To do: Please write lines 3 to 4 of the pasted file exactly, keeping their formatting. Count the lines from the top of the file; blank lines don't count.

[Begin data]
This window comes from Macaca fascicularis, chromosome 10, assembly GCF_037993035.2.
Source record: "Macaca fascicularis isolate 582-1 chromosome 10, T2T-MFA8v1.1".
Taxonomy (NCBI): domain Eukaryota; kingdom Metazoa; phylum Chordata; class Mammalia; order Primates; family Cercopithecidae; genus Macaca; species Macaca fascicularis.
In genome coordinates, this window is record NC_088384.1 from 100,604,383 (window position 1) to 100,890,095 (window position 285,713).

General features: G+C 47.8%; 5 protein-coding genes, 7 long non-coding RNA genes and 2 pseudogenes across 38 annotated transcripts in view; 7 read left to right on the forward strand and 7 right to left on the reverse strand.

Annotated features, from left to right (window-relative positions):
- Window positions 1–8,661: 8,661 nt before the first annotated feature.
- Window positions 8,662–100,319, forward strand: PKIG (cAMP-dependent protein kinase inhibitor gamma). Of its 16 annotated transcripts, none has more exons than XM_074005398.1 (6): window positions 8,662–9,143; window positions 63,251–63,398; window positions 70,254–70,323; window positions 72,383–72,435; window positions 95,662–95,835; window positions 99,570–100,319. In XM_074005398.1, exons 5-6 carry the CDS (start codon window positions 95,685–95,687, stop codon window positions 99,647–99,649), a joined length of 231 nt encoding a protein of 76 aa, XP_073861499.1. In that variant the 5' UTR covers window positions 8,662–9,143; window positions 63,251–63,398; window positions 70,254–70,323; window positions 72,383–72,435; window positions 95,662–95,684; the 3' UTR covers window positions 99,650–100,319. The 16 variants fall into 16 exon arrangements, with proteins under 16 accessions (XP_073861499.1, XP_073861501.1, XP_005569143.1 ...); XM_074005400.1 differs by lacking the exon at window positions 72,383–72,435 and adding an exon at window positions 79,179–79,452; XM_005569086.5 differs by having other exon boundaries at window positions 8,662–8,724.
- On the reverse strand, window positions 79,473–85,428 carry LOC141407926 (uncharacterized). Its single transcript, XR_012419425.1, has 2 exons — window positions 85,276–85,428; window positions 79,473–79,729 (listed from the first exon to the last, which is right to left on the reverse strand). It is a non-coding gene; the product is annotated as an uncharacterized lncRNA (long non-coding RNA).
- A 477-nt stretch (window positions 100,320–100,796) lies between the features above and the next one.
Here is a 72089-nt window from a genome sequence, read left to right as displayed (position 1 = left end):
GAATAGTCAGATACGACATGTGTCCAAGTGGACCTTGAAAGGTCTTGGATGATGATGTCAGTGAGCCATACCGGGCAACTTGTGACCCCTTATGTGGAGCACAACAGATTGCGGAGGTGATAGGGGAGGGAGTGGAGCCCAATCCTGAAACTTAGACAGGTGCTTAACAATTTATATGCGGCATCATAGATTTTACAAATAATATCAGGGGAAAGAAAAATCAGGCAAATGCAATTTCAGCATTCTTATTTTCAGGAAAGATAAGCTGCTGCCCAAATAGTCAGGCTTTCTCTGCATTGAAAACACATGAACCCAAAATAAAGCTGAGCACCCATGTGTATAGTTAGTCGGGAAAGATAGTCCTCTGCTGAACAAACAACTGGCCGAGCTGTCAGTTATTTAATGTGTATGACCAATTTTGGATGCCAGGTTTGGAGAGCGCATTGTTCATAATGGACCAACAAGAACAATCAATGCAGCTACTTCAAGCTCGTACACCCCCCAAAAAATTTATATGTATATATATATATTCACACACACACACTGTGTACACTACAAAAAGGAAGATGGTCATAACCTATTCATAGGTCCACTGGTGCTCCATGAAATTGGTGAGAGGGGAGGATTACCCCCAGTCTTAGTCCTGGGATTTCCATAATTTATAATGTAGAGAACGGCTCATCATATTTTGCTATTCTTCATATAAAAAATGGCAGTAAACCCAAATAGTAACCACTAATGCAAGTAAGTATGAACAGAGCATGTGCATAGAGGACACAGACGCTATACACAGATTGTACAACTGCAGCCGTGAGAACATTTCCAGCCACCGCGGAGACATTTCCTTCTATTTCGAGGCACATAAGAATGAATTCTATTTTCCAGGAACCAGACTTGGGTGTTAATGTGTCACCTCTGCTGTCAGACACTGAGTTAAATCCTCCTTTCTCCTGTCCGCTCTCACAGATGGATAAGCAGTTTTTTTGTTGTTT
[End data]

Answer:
Taxonomy (NCBI): domain Eukaryota; kingdom Metazoa; phylum Chordata; class Mammalia; order Primates; family Cercopithecidae; genus Macaca; species Macaca fascicularis.
In genome coordinates, this window is record NC_088384.1 from 100,604,383 (window position 1) to 100,890,095 (window position 285,713).